Mets will not be interested in pursuing Cuban defector Jose Abreu, he will certainly be under contract by a Major League team by the start of spring training next season. He'll draw the interest of quite a few clubs looking to fill offensive holes with his power. But what are the risks? And how much can we learn about from players who have defected from Cuba before they play in even minor league games?
Abreu, 27, held a showcase for scouts and teams in the Dominican Republic last week. According to the NYDN, Abreu will be seeking a contract in the six year range, at around ten million a year. That's going to be a big commitment for whomever he signs with. While their is more to go on than his showcase (Abreu spent a lot of his career playing with the Cuban national team, including at the 2013 WBC), and he did torch the Cuban league while he played, it is a little bit of an unknown how he will fair when he hits the MLB.
Signing Cuban defectors has been a spotty, hit-or-miss scenario for Major League teams. It's easy to remember the successes: think Yasiel Puig most recently, Yoenis Céspedes and Aroldis Chapman in just the last few years. Also of note are some of the better players of the last few decades, including Orlando and Livan Hernandez. However, on the same list of defectors you'll find quite a few players who had poor MLB careers, and many who never progressed past the minors.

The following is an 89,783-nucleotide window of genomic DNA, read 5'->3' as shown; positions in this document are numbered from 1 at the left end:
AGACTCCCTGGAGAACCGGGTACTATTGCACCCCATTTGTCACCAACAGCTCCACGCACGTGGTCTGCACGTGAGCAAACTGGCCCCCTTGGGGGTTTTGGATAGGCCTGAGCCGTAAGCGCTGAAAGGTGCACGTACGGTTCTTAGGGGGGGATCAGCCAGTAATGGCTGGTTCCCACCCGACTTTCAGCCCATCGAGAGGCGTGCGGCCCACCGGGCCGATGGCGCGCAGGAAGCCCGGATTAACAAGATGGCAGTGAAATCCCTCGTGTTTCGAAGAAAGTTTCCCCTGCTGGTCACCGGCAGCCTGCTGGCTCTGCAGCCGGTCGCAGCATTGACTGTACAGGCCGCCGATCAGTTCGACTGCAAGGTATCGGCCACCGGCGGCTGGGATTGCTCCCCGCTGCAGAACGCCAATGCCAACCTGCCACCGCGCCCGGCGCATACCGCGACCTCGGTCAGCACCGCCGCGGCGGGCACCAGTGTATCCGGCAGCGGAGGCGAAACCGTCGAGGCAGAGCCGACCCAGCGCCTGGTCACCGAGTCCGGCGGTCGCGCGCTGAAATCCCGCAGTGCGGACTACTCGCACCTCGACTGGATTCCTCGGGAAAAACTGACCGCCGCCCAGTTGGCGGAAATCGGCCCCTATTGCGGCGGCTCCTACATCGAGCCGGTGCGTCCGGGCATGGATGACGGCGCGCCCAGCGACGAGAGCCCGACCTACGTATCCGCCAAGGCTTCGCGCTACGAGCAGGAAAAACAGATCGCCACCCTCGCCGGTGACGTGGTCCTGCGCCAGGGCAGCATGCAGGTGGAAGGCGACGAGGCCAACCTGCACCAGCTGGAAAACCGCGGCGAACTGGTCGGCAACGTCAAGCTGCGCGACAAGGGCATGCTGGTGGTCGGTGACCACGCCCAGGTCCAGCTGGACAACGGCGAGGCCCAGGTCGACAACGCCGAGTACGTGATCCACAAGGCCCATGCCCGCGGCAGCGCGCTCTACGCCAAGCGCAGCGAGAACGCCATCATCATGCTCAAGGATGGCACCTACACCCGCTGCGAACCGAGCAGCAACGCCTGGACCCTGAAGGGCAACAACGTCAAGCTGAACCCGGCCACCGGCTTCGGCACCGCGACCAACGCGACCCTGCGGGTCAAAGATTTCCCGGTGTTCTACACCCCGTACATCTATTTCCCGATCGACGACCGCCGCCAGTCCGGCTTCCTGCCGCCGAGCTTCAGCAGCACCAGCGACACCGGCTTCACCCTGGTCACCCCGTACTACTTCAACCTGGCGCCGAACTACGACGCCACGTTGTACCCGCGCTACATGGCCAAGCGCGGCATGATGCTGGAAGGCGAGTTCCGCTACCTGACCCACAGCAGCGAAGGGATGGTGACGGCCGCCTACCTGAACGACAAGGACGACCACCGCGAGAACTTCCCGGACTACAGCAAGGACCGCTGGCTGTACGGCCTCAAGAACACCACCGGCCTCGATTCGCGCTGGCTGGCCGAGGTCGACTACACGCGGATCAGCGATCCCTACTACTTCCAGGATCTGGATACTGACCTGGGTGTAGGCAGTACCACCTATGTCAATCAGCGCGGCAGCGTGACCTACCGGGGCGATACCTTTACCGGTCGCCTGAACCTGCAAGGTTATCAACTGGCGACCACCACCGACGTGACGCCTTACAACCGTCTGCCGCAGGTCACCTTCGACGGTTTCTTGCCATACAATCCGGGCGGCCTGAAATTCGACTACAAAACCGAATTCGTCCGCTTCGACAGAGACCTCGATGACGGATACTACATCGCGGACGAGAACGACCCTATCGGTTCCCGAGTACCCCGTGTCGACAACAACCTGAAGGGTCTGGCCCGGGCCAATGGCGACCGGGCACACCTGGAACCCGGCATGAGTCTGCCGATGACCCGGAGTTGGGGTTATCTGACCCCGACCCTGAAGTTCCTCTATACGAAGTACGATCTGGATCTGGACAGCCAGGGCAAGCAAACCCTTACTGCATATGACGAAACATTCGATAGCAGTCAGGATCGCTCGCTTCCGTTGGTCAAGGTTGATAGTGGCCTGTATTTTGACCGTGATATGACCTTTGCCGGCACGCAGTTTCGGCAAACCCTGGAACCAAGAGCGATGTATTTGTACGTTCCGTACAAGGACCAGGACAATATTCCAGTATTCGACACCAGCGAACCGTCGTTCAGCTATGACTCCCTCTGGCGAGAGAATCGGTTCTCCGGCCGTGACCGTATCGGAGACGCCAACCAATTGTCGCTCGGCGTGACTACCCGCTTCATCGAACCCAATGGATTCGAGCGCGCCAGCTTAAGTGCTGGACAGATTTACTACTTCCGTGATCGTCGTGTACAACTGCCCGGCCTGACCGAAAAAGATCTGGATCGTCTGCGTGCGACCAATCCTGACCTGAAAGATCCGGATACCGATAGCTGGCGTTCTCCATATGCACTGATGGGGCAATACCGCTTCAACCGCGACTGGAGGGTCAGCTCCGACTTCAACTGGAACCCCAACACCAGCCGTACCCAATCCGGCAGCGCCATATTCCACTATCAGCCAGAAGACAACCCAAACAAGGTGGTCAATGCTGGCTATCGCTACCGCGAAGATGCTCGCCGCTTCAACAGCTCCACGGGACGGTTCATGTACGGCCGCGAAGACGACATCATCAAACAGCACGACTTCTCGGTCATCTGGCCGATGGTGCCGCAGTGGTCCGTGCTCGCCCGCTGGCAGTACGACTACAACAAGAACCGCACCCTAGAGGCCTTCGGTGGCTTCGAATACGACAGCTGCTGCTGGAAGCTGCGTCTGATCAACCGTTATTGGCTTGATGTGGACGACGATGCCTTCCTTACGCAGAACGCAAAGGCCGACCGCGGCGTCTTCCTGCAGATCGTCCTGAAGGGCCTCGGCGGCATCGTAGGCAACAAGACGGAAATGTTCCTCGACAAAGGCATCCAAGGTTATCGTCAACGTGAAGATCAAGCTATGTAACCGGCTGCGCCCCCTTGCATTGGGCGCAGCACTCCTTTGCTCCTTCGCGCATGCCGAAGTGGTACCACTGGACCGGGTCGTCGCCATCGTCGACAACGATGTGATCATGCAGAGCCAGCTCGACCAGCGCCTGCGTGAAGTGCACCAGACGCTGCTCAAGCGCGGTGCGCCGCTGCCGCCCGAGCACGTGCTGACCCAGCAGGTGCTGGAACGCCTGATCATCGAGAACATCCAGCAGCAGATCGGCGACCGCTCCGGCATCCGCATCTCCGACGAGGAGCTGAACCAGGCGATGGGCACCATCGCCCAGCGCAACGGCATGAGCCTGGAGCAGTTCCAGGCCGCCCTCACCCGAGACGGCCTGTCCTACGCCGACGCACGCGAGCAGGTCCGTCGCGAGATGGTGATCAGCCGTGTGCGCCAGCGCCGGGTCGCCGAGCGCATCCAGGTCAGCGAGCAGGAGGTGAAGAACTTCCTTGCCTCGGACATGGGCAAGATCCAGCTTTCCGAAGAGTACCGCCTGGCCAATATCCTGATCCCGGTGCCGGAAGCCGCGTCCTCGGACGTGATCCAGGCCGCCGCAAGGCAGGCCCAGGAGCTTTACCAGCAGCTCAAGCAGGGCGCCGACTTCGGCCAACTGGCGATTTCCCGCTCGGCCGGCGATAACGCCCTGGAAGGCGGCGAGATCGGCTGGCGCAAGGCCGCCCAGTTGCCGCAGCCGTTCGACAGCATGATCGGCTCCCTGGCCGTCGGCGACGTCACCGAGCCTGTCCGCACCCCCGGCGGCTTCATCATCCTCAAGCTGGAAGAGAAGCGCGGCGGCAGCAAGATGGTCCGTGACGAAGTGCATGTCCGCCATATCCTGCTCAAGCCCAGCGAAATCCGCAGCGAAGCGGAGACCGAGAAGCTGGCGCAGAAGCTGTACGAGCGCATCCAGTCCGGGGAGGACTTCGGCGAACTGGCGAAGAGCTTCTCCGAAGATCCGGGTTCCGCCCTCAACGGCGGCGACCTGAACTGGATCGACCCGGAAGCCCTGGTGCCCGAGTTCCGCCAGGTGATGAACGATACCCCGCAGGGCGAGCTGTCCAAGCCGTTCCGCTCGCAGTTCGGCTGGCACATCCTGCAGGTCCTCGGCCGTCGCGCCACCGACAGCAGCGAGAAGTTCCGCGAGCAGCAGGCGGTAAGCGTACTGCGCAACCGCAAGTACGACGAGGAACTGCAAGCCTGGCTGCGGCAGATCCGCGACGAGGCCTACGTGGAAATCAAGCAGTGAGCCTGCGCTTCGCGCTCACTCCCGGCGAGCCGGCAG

All I'm saying is, yes, the Mets should be looking for a power bat. There is going to be some consternation among the fan base that they won't be seriously pursuing Abreu, but I'm okay with that. I know he dominated the Cuban league unlike many others have done, but if Sa
ndy is going to crack the checkbook open this winter, I'd much rather see it be for a smaller risk.